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Queen's Own Royal West Kent Regiment Cenotaph
United Kingdom
Brenchley Gardens Cenotaph 0097.JPG
For men of the Queen's Own Royal West Kent Regiment killed in the First World War
Unveiled 30 July 1921
Location 51°16′38″N 0°31′13″E / 51.277147°N 0.520369°E / 51.277147; 0.520369Coordinates: 51°16′38″N 0°31′13″E / 51.277147°N 0.520369°E / 51.277147; 0.520369
Brenchley Gardens, Maidstone, Kent
Designed by Sir Edwin Lutyens
Listed Building – Grade II
Official name The Queen's Own Royal West Kent Regiment Cenotaph
Designated 2 August 1974
Reference no. 1086395

The Queen's Own Royal West Kent Regiment Cenotaph is a First World War memorial dedicated to members of the Queen's Own Royal West Kent Regiment and located in Maidstone in Kent, south-eastern England. Unveiled in 1921, the memorial was designed by Sir Edwin Lutyens following his design for the Cenotaph on Whitehall in London and is today a grade II* listed building.


In the aftermath of the First World War and its unprecedented casualties, thousands of war memorials were built across Britain. Amongst the most prominent designers of memorials was the architect Sir Edwin Lutyens, described by Historic England as "the leading English architect of his generation". Lutyens designed the Cenotaph on Whitehall in London, which became the focus for the national Remembrance Sunday commemorations, as well as the Thiepval Memorial to the Missing—the largest British war memorial anywhere in the world—and the Stone of Remembrance which appears in all large Commonwealth War Graves Commission cemeteries and in several of Lutyens' civic war memorials. The Queen's Own Royal West Kent memorial is one of seven cenotaphs in England designed by Lutyens besides the one on Whitehall, and one of two to serve as a memorial for a regiment (the other being the Royal Berkshire Regiment War Memorial in Reading, though the Welch Regiment War Memorial in Cardiff, Wales, is also a regimental memorial in the form of a cenotaph).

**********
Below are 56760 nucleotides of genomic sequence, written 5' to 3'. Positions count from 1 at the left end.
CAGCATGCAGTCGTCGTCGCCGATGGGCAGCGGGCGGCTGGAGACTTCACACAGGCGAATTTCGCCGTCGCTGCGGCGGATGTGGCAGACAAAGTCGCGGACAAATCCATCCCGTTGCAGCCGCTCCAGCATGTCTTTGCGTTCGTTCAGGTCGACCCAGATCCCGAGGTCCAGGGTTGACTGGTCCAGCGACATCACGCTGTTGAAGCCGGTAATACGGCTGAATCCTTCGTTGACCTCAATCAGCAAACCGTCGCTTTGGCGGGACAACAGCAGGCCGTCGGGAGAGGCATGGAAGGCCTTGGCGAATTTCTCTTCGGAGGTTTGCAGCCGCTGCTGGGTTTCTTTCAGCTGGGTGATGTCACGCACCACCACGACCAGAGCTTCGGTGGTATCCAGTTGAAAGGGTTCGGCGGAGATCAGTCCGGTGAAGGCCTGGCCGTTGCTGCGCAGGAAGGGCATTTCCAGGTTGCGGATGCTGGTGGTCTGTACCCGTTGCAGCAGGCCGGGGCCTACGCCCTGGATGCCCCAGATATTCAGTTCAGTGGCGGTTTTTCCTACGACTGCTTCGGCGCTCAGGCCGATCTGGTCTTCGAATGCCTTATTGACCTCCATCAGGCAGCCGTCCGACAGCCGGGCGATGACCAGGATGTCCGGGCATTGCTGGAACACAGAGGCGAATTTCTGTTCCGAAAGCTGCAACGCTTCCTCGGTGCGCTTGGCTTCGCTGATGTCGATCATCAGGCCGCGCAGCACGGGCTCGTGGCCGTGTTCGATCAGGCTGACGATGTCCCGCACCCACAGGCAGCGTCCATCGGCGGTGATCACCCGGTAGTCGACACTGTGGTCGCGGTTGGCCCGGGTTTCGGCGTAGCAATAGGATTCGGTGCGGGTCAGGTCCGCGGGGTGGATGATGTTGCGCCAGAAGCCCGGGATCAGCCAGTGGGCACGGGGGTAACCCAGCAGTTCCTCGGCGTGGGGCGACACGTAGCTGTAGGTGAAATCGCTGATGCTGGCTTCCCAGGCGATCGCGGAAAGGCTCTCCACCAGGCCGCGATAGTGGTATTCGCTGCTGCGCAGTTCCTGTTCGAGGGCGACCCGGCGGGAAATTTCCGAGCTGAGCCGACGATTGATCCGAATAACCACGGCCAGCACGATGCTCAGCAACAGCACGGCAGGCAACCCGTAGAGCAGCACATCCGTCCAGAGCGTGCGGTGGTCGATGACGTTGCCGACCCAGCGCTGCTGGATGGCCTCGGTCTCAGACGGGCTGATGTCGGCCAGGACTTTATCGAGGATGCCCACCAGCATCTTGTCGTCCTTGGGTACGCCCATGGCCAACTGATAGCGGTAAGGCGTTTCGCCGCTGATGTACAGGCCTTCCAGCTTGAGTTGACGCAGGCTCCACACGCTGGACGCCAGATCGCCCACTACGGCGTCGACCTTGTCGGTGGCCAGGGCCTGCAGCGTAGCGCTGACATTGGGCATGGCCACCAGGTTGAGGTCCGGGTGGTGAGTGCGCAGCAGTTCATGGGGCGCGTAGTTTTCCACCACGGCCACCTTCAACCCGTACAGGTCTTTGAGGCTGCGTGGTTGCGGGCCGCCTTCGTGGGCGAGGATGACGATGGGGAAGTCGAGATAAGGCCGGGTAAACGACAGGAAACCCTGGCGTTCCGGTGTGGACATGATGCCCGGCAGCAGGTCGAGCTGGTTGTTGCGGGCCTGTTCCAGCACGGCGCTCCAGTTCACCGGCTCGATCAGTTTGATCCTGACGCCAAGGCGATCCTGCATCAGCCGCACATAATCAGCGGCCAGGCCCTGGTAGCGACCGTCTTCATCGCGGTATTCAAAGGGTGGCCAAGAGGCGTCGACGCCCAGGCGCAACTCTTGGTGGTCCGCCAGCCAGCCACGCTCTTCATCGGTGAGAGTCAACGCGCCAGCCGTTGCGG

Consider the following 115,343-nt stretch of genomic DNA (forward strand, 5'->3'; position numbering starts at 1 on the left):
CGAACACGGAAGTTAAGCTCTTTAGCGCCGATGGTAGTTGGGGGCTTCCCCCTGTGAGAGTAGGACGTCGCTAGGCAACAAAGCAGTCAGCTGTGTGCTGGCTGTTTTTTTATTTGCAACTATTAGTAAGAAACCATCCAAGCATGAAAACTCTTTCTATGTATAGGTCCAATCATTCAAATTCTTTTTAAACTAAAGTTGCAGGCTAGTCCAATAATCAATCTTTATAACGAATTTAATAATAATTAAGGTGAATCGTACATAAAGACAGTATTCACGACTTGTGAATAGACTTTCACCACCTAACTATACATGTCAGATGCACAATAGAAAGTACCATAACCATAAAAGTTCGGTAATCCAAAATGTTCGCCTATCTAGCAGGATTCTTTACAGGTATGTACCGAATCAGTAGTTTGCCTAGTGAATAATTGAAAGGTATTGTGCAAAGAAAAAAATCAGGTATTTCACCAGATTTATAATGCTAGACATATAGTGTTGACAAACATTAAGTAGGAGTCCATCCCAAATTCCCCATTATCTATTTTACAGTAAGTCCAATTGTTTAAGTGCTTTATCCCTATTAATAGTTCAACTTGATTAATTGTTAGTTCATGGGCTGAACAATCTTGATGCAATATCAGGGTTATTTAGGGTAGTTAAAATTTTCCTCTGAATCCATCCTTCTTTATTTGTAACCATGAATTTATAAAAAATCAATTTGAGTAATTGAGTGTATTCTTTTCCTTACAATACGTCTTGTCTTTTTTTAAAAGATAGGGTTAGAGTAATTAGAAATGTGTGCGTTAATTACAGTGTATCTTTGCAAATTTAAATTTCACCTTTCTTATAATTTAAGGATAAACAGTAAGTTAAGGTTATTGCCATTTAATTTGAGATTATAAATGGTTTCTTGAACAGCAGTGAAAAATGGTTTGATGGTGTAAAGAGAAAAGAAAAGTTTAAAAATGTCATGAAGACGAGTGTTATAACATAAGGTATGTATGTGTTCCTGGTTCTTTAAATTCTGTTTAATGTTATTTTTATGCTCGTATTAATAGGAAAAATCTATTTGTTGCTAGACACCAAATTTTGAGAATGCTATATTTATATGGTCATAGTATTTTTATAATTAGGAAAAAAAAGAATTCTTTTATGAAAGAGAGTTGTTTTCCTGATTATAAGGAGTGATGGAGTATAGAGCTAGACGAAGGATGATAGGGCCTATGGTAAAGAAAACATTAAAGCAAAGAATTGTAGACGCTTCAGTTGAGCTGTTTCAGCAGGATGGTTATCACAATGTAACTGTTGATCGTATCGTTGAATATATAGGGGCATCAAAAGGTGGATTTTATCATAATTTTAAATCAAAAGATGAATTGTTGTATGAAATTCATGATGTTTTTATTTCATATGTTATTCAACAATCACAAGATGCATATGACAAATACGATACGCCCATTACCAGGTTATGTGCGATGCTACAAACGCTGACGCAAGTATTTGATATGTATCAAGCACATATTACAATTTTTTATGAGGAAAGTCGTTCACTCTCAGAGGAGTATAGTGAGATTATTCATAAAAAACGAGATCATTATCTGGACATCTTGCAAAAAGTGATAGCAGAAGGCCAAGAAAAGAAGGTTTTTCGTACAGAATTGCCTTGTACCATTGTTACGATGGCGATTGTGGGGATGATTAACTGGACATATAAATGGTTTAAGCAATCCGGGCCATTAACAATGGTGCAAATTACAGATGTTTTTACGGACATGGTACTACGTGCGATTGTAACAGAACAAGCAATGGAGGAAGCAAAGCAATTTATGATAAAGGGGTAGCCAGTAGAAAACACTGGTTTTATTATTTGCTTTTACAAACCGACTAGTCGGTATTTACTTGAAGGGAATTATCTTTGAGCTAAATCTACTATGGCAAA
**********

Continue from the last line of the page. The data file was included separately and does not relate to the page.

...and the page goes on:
A committee was formed in December 1918 with a view to commissioning a war memorial for the Queen's Own Royal West Kent Regiment, who lost 6,866 men in the First World War. After settling on a reduced-scale version of the Whitehall Cenotaph, the committee commissioned Lutyens to design it. Whereas Lutyens had insisted that his Stone of Remembrance should never be reduced in size, it appears he was happy to design a two-thirds-scale cenotaph.

History and design

The memorial, situated in Brenchley Gardens, was built by local construction firm GE Wallis and Sons. It was unveiled by Major General Sir Edmund Leach, colonel of the Queen's Own Royal West Kent Regiment at a ceremony on 30 July 1921. The dedication was performed by Randall Davidson, the Archbishop of Canterbury, and Lieutenant General Sir Edwin Alderson gave an address to the crowds. At the conclusion of the ceremony, the colours of the regiment's territorial battalion (reserves) and service battalion (volunteers who enlisted for the war) were laid up in All Saints Church.

The cenotaph ("empty tomb") is almost identical to that on Whitehall, except that it is reduced to two-thirds scale and is not adorned by flags. Built from Portland stone, it consists of a chest tomb, covered by a moulded laurel wreath, at the top of a three-staged rectangular base. The base sits on top of the large rectangular shaft, set back slightly towards the top, which itself rests on a two-stage base of rectangular blocks. The whole structure stands on a base of three shallow steps, typical of Lutyens' war memorials. Decorations on the memorial are sparse, consisting solely of a moulded laurel wreath on the two sides, below which are inscribed the dates of the two world wars (inscriptions for the Second World War were added later). The two faces contain the only inscriptions: "THE GLORIOUS DEAD / OF THE QUEEN'S OWN ROYAL WEST KENT REGIMENT / NUMBERING 6866 OF ALL RANKS / ALSO NUMBERING 1663 OF ALL RANKS".

The memorial was designated a grade II listed building on 2 August 1974. In October 2015, as part of commemorations for the centenary of the First World War, Lutyens' war memorials were recognised as a "national collection" and all of his free-standing memorials in England were listed or had their listing status reviewed and their National Heritage List for England list entries were updated and expanded. As part of this process, the Queen's Own Royal West Kent Regiment Cenotaph was upgraded to grade II* listed building status, as was the Royal Berkshire's memorial in Reading.

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